7. says:

    The Unloved is an unsettling novel primarily because at its core it concerns Western violence inflicted upon Algeria in its struggle for independence which began almost as soon as WWII ended But it is also unsettling because it begins as a comedy of manners amongst rich tourists who come to a chateau in Normandy to spend the Christmas holidays That something is going on is apparent from the beginning because there is a dead body and an 11 year old girl says she knows who did it But nothing is told straight here even the characters are sometimes referred to by nationality the American the Algerian and two girls of different parents may be called princesses based on whether they are wearing a paper crown There is a further layer of puzzling since the time is the 90s with the integration of Eastern Europe into the West which to a European reader may be memorable but to an American has become obscure This layer is not intended by Levy since she published this poetic but gothic a chateau is a Castle of course and death surrounds tourists suicide overdose bombs torture novel in 1994 By its end it feels like a deconstructed Agatha Christie novel or rather one of revenge of the colonized who often played incidental and mechanical roles in British mysteries during its age of Empire For the most insistent conflict is that of Nancy the American to learn about her mother who lived the 60s expat life in Tangiers but killed herself in a situation that recalls that of Jane Bowles another American woman abroad in North Africa playing helpmeet to her genius husband a physicist whose research is on time and stifling her own talent Yasmina the Algerian crossed paths awkwardly in Algeria as a teenager with Jane Nancy's mother named one should think to evoke Bowles and remembers telling details about her The remainder of this crossing is a diary that fascinates illicitly the two daughters and Yasmina's memories which will evoke moments of the revolution in Algeria and helpfully provide connected narration but only just Covering allusively so much material in short space necessitates Levy's dry but evocative sentences that linger because of their precision but deceive in how direct they are One persists in reading because of the sentences but perhaps at one's peril since the comforts of a Christie are not anywhere to be seen The novel also divides its characters from the unloved and loved but by the end the distinction seems minimal Even the cat who figures in the plot is not universally loved and is found purring on the belly of the dead Mary herself not discerned as gone until long after the night she died Perhaps by the end The Unloved should be called a bleak comedy as it offers none of the comforts of superiority usually delivered by a black comedy There are recent books by Levy including the Swimming Party which seem to promise the same conjunction of readerly pleasure and mordant social and psychological analysis In the end it destroys the fashionable construct of newspaper reviewer that ironic and athwart ways of telling render a story schematic No what they do in this case is deliver a powerful blow as one never knows what is coming next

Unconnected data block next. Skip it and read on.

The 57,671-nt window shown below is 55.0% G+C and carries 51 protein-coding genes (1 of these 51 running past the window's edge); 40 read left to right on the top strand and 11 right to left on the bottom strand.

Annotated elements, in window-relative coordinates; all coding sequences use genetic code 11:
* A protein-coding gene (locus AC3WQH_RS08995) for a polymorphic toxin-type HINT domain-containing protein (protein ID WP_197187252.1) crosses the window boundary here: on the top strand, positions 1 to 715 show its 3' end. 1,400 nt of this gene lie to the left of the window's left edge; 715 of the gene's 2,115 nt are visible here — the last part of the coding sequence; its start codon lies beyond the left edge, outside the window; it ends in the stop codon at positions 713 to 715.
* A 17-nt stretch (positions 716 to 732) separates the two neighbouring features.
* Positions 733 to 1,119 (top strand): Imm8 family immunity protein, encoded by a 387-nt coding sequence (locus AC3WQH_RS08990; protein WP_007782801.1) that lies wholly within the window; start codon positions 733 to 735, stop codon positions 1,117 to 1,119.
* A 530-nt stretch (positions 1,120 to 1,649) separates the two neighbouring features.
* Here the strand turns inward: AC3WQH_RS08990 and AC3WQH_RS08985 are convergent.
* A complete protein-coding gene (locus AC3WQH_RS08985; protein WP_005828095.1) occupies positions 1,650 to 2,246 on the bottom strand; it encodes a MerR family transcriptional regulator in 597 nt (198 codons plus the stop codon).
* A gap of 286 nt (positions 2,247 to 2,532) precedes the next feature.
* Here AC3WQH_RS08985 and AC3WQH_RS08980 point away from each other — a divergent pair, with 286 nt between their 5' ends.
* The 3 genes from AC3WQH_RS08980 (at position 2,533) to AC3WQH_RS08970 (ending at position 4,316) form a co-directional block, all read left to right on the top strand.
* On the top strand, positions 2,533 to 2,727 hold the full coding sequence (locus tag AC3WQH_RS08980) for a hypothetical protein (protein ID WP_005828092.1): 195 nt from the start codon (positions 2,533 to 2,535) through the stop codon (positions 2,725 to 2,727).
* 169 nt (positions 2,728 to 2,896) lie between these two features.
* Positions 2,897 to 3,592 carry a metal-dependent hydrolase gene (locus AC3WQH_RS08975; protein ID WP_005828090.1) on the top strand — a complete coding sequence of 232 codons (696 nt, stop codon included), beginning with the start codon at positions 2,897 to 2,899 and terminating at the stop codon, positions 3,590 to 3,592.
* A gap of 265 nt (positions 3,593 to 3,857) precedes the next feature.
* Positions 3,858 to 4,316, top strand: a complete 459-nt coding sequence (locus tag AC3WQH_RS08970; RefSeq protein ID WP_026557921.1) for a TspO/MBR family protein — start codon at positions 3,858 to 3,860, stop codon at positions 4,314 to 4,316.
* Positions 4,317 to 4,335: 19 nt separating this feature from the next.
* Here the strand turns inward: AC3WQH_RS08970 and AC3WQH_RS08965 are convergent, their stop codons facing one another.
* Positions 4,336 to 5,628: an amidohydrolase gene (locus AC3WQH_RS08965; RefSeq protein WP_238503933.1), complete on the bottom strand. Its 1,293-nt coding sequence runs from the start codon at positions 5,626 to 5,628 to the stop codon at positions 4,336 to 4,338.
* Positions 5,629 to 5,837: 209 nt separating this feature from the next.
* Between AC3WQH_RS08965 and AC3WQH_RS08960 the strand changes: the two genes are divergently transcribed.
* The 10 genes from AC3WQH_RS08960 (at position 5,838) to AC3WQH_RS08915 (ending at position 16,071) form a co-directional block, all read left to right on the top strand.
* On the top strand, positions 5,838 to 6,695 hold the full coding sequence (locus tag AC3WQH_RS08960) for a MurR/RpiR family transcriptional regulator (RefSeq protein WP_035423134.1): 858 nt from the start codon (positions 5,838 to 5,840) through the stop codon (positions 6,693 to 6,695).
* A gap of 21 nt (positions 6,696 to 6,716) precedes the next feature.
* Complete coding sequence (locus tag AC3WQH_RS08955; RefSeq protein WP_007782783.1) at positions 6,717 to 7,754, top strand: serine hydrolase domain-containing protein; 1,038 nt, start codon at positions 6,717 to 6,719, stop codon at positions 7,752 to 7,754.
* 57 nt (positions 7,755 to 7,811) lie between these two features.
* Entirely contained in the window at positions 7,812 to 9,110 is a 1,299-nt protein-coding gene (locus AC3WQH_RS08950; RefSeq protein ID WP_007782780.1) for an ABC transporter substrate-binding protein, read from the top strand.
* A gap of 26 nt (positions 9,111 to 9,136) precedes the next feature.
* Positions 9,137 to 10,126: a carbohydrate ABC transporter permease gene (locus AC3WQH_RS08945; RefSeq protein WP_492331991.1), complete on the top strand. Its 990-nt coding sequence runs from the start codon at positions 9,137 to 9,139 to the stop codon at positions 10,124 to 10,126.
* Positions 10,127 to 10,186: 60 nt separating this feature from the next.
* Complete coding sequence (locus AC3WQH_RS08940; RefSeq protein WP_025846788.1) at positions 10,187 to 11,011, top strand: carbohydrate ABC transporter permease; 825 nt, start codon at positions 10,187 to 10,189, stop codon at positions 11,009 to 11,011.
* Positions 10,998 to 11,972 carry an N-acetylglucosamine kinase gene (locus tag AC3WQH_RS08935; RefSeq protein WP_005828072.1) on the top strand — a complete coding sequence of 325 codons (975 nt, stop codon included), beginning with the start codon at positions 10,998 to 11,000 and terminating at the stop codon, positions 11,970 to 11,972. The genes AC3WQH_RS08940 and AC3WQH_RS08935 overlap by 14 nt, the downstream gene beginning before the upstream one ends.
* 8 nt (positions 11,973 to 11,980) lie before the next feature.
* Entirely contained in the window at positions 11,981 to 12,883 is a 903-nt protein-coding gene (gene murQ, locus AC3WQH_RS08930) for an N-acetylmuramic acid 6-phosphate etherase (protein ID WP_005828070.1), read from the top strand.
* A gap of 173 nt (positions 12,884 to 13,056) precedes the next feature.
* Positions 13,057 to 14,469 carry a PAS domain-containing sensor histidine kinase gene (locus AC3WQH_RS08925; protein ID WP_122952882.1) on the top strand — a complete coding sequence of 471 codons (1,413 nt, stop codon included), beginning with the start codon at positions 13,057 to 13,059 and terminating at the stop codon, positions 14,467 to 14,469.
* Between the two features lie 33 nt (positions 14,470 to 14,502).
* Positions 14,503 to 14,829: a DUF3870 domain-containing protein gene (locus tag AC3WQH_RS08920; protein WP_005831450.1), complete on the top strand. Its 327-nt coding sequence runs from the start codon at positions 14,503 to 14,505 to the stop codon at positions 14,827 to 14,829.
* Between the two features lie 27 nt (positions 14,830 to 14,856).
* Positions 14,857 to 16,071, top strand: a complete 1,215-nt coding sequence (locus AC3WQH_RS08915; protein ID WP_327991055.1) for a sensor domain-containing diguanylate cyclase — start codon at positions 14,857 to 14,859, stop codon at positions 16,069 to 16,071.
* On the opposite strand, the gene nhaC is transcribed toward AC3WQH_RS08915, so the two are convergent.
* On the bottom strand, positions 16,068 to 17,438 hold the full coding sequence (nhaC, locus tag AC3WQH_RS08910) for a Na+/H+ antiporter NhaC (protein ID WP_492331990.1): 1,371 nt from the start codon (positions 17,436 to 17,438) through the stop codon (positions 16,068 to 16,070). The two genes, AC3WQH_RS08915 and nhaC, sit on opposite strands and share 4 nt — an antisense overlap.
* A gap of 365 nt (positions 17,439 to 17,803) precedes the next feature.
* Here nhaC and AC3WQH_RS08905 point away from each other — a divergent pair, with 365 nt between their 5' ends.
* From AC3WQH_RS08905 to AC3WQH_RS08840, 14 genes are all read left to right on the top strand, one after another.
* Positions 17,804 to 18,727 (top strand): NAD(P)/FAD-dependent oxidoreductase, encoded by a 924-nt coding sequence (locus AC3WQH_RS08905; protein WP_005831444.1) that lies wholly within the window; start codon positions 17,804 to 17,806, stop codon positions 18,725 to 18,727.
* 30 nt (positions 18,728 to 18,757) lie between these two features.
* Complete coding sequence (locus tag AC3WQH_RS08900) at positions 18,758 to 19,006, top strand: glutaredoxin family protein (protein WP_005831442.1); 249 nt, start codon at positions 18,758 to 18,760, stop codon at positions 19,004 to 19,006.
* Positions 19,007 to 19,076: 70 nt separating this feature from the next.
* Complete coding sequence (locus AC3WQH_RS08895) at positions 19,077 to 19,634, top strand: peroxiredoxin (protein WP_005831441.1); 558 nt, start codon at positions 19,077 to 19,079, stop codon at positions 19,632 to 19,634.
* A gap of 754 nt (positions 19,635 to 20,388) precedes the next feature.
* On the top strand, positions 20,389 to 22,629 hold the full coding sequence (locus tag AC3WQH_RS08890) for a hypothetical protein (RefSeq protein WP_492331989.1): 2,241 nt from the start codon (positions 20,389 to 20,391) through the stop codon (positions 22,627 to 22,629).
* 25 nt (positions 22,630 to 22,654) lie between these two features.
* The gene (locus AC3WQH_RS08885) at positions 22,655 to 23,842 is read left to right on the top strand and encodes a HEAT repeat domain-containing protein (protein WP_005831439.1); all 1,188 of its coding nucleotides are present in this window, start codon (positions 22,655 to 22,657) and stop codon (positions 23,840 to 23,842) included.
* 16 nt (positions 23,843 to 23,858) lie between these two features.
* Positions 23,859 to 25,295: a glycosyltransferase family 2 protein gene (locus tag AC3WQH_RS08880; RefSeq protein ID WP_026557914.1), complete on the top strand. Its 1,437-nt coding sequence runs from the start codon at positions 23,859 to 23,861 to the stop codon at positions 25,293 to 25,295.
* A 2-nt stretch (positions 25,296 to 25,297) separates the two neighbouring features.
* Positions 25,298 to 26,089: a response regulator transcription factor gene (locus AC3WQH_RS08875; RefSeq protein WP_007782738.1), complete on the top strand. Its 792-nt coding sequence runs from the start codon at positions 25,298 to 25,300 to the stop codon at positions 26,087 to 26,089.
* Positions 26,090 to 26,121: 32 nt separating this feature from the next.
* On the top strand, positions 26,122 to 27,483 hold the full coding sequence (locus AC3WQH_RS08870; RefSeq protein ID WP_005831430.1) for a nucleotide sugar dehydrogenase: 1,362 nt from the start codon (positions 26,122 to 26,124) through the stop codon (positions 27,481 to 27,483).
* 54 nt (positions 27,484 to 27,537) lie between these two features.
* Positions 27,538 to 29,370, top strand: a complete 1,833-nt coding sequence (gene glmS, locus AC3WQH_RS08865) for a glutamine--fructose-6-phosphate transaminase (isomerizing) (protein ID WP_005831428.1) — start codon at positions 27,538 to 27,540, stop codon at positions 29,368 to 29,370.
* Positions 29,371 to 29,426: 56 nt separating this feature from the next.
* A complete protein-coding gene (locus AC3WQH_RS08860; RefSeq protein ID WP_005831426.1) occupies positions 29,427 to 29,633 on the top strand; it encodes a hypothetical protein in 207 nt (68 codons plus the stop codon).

8. says:

    “The unloved look brave The unloved look heavier than the loved Their eyes are sadder but their thoughts are clearer They are not concerned with pleasing or affirming their loved one’s point of view The unloved look preoccupied The unloved look impatient”Deborah Levy’s imagination is so uniue with her lyrical prose it was hard to put this book down the story is fast confusing at times a lot of characters Levy switching between using their names which nation they represent living together while a game of ‘Murder in the Dark’ is played solved this being one of her earlier novels i can see parts of Swimming Home in this story a must read if you’re a fan of Deborah Levy

  9. says:

    Deborah Levy‘s early novel “The Unloved” was odd and felt disconnected I didn’t really understand what was going on and therefore didn’t enjoy reading it very much – 1 starMy full review is available on my blog

  10. says:

    Due to the success of Swimming Home getting a Man Booker shortlisting in 2012 Deborah Levy’s 1995 novel The Unloved was edited and republished earlier this year I have been a fan of Levy since discovering Swimming Home thanks to the Man Booker and I admit I was a little slack getting to her backlist I read her collection of short stories last year and finally returned to another novel with The UnlovedThe Unloved tells the story of a group of self indulgent European tourists who decide to celebrate Christmas in a remote French chateau However during their stay one of them is brutally murdered and the unloved child Tatiana knows who did it The subseuent investigation into this death turns into an examination of love desire and rage This is a shocking and exciting novel full of characters you can’t help but suspect of murderThere is something strangely familiar with this novel; while it had a different plot to Swimming Home the themes felt very much alike Both tell a psychological story of love and desire that is full of Freudian ideas There is a philosophical feel about these novels as Levy forces the reader to think about life and death in an interesting way In The Unloved it becomes less about the murder and focuses about a psychoanalytical look at the rest of the people in the French chateauThe writing within The Unloved may not be as beautiful as Swimming Home but it was still wonderful There is a strong sense of symbolism flowing through out the narrative and from time to time wonderfully elegant writing I am not trying to dismiss this novel at all; it has its moments and I admire Levy’s wry styleI feel the book explored the same themes as Swimming Home just not as refined It is weird to judge a book by its themes Deborah Levy has a keen interest on the topic and passionate about exploring it The Unloved is worth checking out; the plot and characters are all magnificent I just would have preferred if the book explored these themes from a different perspectiveThis review originally appeared on my blog;